The Acropolis of Athens, Illustrated Picturesquely and Architecturally in Photography. William J. STILLMAN.
The Acropolis of Athens, Illustrated Picturesquely and Architecturally in Photography
The Acropolis of Athens, Illustrated Picturesquely and Architecturally in Photography
The Acropolis of Athens, Illustrated Picturesquely and Architecturally in Photography
The Acropolis of Athens, Illustrated Picturesquely and Architecturally in Photography
The Acropolis of Athens, Illustrated Picturesquely and Architecturally in Photography
The Acropolis of Athens, Illustrated Picturesquely and Architecturally in Photography

The Acropolis of Athens, Illustrated Picturesquely and Architecturally in Photography

London: F.S. Ellis, 1870. Folio. Title page illustrated with a mounted photograph. 25 mounted carbon print photographs (images approx. 7 1/2 by 9 1/2 inches, or the reverse).

Publisher's green cloth, upper cover lettered in gilt, expertly rebacked to style with green morocco

The best 19th century photographs of the Acropolis: one of 100 copies printed.

Stillman's The Acropolis of Athens "may be considered a precursor of the twentieth-century modernist photobook in that self-expression is deemed as important as making a record. Stillman's title determines the book's tone -- the Acropolis is 'illustrated picturesquely and architecturally in photography', with the artistic side of the enterprise being placed before the documentary ... [Stillman's] work is nominally in a straightforward nineteenth century topographical mode, fulfilling the brief of documenting the Parthenon and Erecheum, but it also functions as a conscious vehicle for the photographer's artistic ambitions. Stillman takes us on a tour of the Acropolis in 25 well-executed and richly toned photographs that transport us from far to near, beginning with distant views that place the hill and its monuments in context, and ending with close-ups of statue fragments" (Parr and Badger).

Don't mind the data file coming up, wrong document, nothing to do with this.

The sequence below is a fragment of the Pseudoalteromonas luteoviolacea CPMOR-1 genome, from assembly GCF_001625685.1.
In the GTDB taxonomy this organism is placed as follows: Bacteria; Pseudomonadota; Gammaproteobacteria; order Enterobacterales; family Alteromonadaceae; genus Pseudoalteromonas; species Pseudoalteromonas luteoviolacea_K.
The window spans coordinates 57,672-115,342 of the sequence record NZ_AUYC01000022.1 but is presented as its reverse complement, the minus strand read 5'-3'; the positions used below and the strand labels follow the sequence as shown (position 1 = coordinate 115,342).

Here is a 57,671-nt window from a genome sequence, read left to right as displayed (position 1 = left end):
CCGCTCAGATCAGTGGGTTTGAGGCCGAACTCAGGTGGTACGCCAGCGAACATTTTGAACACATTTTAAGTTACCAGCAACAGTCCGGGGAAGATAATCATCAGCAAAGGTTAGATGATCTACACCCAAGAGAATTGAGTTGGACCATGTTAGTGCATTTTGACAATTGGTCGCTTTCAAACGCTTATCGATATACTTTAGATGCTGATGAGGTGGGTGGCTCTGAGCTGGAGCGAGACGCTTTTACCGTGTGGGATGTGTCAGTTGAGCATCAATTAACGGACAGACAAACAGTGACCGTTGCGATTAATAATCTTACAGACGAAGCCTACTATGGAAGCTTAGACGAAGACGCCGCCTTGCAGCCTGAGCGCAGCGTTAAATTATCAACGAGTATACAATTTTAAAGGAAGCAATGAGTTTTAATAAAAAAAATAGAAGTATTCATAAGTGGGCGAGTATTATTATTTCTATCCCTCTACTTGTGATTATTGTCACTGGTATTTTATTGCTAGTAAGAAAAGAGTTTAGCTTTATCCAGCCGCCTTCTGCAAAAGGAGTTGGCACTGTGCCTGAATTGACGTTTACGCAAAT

Stillman, born in Schenectady, New York, trained as an artist under Frederic Church; travelling to England and Europe in the 1850s, he became an important member of the Pre-Raphaelite circle, befriending Rossetti, Millais and others. It was around this time that he also took up photography. Following the Civil War, Stillman was named U.S. Consul to Crete, but fled to Athens during the Cretan Revolt. In the winter and spring of 1869 he began photographing the Acropolis. Encouraged by others, he privately published his work, with the carbon print photographs printed by the Autotype Company of London. Contemporary advertisements reveal that only 100 copies were published at the price of $25 (with images subsequently offered for sale individually at $1).

The work is quite rare on the market, with only a single example in the auction records.

Truthful Lens 155; NYPL 223; Parr and Badger, The Photobook, I:p. 68; Frederick N. Bohrer, "Fixing the Acropolis: William J. Stillman and the Restoration of Athenian Antiquity" History Of Photography Vol. 40 , No. 3 (2016); Andrew Szegedy-Maszak, "An American on the Acropolis" in Antiquity in Photography , pp. 148-193 (Getty Publications: 2005).

Item #34010

Price: $52,000.00

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